Brexit uncertainties continue to overshadow the economy, according to various reports released this week.
Consumer credit growth has slowed to its weakest pace in three years, according to data from the Bank of England. It said growth in loans and credit card debt rose by 7.7% on an annualised basis in September, down from a peak of 10.9% in November 2016. At below a growth rate of 8%, consumer credit is expanding at below its average pace for the past 20 years – the first time that has happened since 2015. However, total consumer debts still stand at a record £215.2bn. Banks have clamped down on some credit card lending, increasing minimum repayments and cutting limits on borrowing. In addition, with concerns about household finances kicking in and Brexit uncertainties, demand for credit is also said to be slowing. Mortgage lending was also weaker. The number of approvals for purchases down by 1.2% during the month, while remortgages were down by 5.5%.
More bad news from the high street in October. The Confederation of British Industry (CBI) Distributive Trades Survey showed that 26% of companies had reported an increase in sales compared to last year, but 21% reported a decline. This resulted in a net balance of +5%, way short of the forecast for +20%. It was also sharply down on September’s figure of +23%. Analysts said it was further evidence of the consumer tightening their belts after splashing out in the hot summer. Echoing the fall, consumer confidence reportedly fell in October amid Brexit-related worries. The closely-monitored GfK consumer confidence index fell to -10 in the month. Major purchases were down, as were expectations for peoples’ personal financial circumstances and for the overall economic outlook.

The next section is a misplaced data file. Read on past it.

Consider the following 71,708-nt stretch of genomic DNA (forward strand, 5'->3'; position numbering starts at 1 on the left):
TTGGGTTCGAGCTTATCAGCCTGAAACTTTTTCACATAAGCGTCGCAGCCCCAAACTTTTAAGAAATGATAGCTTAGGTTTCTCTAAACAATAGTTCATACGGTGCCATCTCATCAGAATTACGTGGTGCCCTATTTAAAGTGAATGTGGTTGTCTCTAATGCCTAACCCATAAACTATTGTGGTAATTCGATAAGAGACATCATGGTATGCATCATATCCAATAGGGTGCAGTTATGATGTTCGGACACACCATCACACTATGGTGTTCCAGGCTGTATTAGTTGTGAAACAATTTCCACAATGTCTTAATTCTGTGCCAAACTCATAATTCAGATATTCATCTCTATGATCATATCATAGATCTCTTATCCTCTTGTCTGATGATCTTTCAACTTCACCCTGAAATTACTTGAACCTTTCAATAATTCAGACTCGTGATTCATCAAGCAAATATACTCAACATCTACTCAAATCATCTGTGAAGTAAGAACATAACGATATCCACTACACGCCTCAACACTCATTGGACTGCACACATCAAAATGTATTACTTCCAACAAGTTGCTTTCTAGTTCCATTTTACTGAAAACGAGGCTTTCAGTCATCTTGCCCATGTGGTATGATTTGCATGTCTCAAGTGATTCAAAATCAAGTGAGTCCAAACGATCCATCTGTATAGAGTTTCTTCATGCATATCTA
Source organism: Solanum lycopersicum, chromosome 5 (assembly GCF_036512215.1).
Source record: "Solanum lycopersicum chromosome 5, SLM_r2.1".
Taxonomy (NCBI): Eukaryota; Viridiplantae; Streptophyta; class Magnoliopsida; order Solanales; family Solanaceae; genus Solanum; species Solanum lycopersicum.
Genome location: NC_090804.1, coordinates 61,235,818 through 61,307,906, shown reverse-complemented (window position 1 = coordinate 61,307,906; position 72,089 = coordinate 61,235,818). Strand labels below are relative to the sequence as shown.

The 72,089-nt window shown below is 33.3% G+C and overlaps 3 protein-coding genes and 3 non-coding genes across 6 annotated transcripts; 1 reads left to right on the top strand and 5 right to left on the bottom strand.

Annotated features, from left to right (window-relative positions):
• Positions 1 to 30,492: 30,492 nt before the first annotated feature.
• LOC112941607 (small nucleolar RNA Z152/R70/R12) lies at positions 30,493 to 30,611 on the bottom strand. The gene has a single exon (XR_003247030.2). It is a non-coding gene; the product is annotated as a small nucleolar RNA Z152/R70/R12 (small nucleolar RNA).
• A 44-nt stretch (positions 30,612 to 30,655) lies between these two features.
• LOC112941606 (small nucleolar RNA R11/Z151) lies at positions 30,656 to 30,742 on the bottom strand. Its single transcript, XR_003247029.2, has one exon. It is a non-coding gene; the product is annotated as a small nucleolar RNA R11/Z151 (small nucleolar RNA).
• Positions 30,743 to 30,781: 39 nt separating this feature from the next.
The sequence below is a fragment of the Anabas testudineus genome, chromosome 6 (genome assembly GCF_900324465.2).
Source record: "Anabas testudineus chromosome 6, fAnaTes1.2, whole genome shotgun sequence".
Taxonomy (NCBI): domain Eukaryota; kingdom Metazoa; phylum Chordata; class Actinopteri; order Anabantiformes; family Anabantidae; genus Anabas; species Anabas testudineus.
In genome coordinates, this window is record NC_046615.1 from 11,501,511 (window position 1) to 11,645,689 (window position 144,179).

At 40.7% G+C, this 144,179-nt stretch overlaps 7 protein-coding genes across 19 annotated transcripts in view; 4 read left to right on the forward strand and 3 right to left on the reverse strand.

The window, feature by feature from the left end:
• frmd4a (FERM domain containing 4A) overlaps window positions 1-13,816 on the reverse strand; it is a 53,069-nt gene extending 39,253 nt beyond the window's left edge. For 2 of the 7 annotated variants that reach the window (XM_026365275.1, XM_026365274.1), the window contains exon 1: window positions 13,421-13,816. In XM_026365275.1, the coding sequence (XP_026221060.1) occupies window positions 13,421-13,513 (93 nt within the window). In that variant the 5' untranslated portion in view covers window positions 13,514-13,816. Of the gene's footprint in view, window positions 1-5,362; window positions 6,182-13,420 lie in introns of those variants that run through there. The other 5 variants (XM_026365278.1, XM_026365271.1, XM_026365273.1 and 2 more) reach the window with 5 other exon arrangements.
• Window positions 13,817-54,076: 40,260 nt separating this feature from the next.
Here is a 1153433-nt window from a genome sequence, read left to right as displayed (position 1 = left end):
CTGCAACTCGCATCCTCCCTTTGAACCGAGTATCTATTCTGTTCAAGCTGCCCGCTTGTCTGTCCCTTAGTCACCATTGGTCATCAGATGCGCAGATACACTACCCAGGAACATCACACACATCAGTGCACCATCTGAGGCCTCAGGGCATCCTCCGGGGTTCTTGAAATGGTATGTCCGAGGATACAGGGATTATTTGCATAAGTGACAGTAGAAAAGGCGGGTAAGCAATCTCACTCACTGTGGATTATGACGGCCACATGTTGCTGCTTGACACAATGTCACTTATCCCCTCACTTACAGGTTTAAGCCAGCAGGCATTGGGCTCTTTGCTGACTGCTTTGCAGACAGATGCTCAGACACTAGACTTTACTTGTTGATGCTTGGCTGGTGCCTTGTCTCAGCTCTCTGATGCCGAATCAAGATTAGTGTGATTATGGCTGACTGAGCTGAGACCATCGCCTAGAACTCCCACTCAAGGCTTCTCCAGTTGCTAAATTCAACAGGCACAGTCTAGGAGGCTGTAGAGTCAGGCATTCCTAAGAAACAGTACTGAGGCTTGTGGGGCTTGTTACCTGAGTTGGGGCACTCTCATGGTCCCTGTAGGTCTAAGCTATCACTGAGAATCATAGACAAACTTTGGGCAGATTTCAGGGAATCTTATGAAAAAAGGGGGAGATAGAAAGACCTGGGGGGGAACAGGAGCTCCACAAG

The UK manufacturing sector had another poor month in October. The IHT Markit manufacturing purchasing managers’ index produced the sharpest slowdown in two years. The reading of 51.1 was down from 53.6 in September and below forecasts for a reading of 53. IHS Markit said the performance was down to trade war worries and Brexit uncertainties.
Illustrating the risks to global growth, a survey of Chinese manufacturing activity this week showed that it had fallen to its lowest level in two years, and new orders had fallen for five months in a row. The disappointing data from China’s manufacturing PMI showed a reading of 50.2 in October, from 50.8 in September. New orders fell sharply, and economists now expect the Chinese government to ramp up stimulus to prevent the economy deteriorating further. The next day, the unofficial Caixin/Markit manufacturing PMI came in better than expected, with a reading of 50.1 compared to predictions of a reading below 50, which would have shown the sector to be contracting. The news helped lift Asian markets.
Back in the UK, the housing market is showing continued signs of weakness. Nationwide Building Society’s October index showed that the rate of growth had fallen to its lowest since 2013, with average prices up by just 1.6% year on year – down from 2% in September.
Nationwide’s chief economist Robert Gardner said that the uncertain economic outlook and squeezed household finances had dampened demand. He forecast house prices to rise by just 1% on average over 2018 as a whole.
Main source of information: Company Report and Accounts, Bloomberg
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